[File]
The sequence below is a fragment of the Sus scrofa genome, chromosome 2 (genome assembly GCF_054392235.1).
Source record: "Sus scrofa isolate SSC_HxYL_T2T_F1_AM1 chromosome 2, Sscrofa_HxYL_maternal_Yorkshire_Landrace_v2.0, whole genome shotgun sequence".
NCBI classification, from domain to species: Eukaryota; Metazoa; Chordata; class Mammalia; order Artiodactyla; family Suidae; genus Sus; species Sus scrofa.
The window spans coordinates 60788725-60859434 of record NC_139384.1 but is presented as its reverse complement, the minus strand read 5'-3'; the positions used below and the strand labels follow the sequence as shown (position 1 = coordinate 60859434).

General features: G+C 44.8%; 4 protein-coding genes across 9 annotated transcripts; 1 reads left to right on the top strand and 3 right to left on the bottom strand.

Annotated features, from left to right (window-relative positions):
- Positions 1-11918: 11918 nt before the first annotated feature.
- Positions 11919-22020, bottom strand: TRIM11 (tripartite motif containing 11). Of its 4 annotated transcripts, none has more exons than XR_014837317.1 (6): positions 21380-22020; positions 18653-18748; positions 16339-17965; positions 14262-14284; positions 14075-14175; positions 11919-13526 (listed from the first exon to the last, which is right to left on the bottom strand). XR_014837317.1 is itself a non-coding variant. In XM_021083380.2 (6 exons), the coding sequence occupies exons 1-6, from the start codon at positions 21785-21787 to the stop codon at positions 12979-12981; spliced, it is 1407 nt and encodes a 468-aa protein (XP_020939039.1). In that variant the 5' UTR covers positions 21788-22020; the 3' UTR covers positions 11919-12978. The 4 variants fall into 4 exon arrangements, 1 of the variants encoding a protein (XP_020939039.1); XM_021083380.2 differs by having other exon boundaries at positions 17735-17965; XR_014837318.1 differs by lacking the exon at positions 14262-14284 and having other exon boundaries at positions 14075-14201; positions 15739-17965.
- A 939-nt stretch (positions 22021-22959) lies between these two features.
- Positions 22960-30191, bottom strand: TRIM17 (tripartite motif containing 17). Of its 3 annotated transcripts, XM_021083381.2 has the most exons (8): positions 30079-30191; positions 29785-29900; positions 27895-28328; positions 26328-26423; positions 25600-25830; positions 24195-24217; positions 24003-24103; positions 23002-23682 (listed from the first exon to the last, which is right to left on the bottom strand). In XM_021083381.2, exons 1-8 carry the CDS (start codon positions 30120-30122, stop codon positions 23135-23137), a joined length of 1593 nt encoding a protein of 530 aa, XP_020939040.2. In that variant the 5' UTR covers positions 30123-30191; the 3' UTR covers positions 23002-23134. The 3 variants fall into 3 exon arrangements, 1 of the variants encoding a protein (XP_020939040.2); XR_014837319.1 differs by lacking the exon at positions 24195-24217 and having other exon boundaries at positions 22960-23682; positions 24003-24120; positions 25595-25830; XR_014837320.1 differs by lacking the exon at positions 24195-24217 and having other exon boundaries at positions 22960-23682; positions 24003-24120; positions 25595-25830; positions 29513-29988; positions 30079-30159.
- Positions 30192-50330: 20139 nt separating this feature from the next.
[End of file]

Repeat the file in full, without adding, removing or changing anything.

The sequence below is a fragment of the Sus scrofa genome, chromosome 2 (genome assembly GCF_054392235.1).
Source record: "Sus scrofa isolate SSC_HxYL_T2T_F1_AM1 chromosome 2, Sscrofa_HxYL_maternal_Yorkshire_Landrace_v2.0, whole genome shotgun sequence".
NCBI classification, from domain to species: Eukaryota; Metazoa; Chordata; class Mammalia; order Artiodactyla; family Suidae; genus Sus; species Sus scrofa.
The window spans coordinates 60788725-60859434 of record NC_139384.1 but is presented as its reverse complement, the minus strand read 5'-3'; the positions used below and the strand labels follow the sequence as shown (position 1 = coordinate 60859434).

General features: G+C 44.8%; 4 protein-coding genes across 9 annotated transcripts; 1 reads left to right on the top strand and 3 right to left on the bottom strand.

Annotated features, from left to right (window-relative positions):
- Positions 1-11918: 11918 nt before the first annotated feature.
- Positions 11919-22020, bottom strand: TRIM11 (tripartite motif containing 11). Of its 4 annotated transcripts, none has more exons than XR_014837317.1 (6): positions 21380-22020; positions 18653-18748; positions 16339-17965; positions 14262-14284; positions 14075-14175; positions 11919-13526 (listed from the first exon to the last, which is right to left on the bottom strand). XR_014837317.1 is itself a non-coding variant. In XM_021083380.2 (6 exons), the coding sequence occupies exons 1-6, from the start codon at positions 21785-21787 to the stop codon at positions 12979-12981; spliced, it is 1407 nt and encodes a 468-aa protein (XP_020939039.1). In that variant the 5' UTR covers positions 21788-22020; the 3' UTR covers positions 11919-12978. The 4 variants fall into 4 exon arrangements, 1 of the variants encoding a protein (XP_020939039.1); XM_021083380.2 differs by having other exon boundaries at positions 17735-17965; XR_014837318.1 differs by lacking the exon at positions 14262-14284 and having other exon boundaries at positions 14075-14201; positions 15739-17965.
- A 939-nt stretch (positions 22021-22959) lies between these two features.
- Positions 22960-30191, bottom strand: TRIM17 (tripartite motif containing 17). Of its 3 annotated transcripts, XM_021083381.2 has the most exons (8): positions 30079-30191; positions 29785-29900; positions 27895-28328; positions 26328-26423; positions 25600-25830; positions 24195-24217; positions 24003-24103; positions 23002-23682 (listed from the first exon to the last, which is right to left on the bottom strand). In XM_021083381.2, exons 1-8 carry the CDS (start codon positions 30120-30122, stop codon positions 23135-23137), a joined length of 1593 nt encoding a protein of 530 aa, XP_020939040.2. In that variant the 5' UTR covers positions 30123-30191; the 3' UTR covers positions 23002-23134. The 3 variants fall into 3 exon arrangements, 1 of the variants encoding a protein (XP_020939040.2); XR_014837319.1 differs by lacking the exon at positions 24195-24217 and having other exon boundaries at positions 22960-23682; positions 24003-24120; positions 25595-25830; XR_014837320.1 differs by lacking the exon at positions 24195-24217 and having other exon boundaries at positions 22960-23682; positions 24003-24120; positions 25595-25830; positions 29513-29988; positions 30079-30159.
- Positions 30192-50330: 20139 nt separating this feature from the next.